We’ve been giving a lot of attention to the Religious Expression in Public Schools bills because they’re seeing quite a bit action in the Florida legislature. But let’s not forget that we’re also monitoring Instructional Materials bills filed in both chambers (House Bill 989 and Senate Bill 1210). We’re concerned about a few points in the bills, such as the requirement to: “Provide a noninflammatory, objective, and balanced viewpoint on issues.” That’s a potential back door for inserting creationism and climate change doubts into the classroom.
That’s illustrated wonderfully in this Naples Daily News article that was published online today: Teaching of evolution, climate change at stake in Byron Donalds’ bill. I was interviewed at length for this piece and I think our views came across loud and clear.
“This has caused a chilling effect on teachers,” said Brandon Haught, a high school biology and environmental science teacher in Orange City, Florida, and a founding member of Florida Citizens for Science, a group that describes their mission as “defending against attacks on science education from lawmakers.”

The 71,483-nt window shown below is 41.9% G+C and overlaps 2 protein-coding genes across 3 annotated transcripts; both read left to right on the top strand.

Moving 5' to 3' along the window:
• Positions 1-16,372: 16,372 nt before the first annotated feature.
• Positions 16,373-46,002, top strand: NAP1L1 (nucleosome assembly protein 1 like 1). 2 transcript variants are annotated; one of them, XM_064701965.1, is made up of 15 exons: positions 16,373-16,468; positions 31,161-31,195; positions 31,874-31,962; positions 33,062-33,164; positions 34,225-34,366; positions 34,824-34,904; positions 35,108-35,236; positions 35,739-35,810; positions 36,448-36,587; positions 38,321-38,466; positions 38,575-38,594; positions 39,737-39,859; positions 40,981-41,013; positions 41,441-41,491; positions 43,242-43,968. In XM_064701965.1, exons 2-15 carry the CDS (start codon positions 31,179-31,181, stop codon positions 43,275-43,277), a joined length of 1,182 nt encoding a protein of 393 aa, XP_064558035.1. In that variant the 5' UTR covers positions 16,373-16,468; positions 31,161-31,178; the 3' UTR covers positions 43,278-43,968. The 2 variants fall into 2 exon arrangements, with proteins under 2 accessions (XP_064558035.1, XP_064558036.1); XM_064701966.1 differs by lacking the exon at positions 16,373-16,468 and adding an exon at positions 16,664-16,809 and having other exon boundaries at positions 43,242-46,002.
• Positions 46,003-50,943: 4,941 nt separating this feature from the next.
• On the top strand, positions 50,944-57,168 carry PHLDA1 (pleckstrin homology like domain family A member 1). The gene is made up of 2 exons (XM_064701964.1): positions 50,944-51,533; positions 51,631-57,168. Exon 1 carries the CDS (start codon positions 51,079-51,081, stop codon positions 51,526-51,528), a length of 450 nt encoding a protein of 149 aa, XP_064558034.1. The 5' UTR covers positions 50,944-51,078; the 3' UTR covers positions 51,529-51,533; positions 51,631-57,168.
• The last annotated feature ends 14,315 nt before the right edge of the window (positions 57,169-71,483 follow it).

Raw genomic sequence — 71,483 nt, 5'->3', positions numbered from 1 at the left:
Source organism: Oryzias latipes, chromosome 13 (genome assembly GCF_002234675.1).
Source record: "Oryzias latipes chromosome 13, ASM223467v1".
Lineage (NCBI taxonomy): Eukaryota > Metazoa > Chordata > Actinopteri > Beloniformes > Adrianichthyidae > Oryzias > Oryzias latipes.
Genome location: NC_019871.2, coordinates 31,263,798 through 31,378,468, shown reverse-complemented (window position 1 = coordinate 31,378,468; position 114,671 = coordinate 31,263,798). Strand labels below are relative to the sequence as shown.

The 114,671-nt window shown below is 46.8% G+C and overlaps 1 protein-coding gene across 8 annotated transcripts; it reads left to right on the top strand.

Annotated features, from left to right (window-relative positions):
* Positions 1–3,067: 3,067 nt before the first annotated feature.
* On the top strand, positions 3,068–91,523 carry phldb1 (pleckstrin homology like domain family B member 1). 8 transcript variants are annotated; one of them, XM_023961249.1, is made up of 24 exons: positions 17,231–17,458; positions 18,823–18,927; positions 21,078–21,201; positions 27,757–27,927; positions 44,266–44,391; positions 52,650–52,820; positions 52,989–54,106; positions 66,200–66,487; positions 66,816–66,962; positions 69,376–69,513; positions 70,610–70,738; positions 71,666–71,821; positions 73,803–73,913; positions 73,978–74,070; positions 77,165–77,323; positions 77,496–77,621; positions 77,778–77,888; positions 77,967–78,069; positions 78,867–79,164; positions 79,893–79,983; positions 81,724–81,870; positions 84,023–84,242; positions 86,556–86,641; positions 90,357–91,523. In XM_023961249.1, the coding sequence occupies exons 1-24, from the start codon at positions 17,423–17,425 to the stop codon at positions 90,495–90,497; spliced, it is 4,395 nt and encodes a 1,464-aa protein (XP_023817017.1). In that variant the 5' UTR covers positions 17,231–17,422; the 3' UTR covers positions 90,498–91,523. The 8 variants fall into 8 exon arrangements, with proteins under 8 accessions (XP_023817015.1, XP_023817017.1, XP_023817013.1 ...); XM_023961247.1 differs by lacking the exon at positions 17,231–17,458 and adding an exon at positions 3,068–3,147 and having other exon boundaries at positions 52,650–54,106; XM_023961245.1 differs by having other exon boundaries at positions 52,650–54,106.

Haught pointed out many people find the teaching of evolution and climate change “inflammatory” and “unbalanced,” thus any person visiting Florida who pays tax on a cup of coffee could make the case for teaching creationism and non-human induced climate change in front of a school board. If the majority of the board agrees, those topics would be integrated into the curriculum of each public school in that district.
Others interviewed for the story wave off our concerns as being possible yet far fetched. But then they say …
Keith Flaugh, co-director of the Florida Citizens’ Alliance, a conservative group that helped write the language for the bill, doesn’t deny the possibility of that outcome.
“So long as the material is presented in a balanced way, that’s fair game,” he said. “We want kids to get a balanced view of the world, not an indoctrinated view of the world.”
Mike Mogil, co-owner of Mathworks Tutoring in Naples and a former meteorologist, said if the bill is passed he would use the opportunity as a non-parent to challenge how climate change is taught.
“On a scale of 1 to 10, 6,000 I would be there in front of the school board,” he said. “If we’re going to teach climate change, let’s teach it in the context of geological changes. Not to say that humans are great stewards of planet Earth — we are not — but CO2 produced by humans is not the primary cause.”
There’s a lot more to the article and I highly recommend that you read it. I feel that reporter Annika Hammerschlag did a very good job.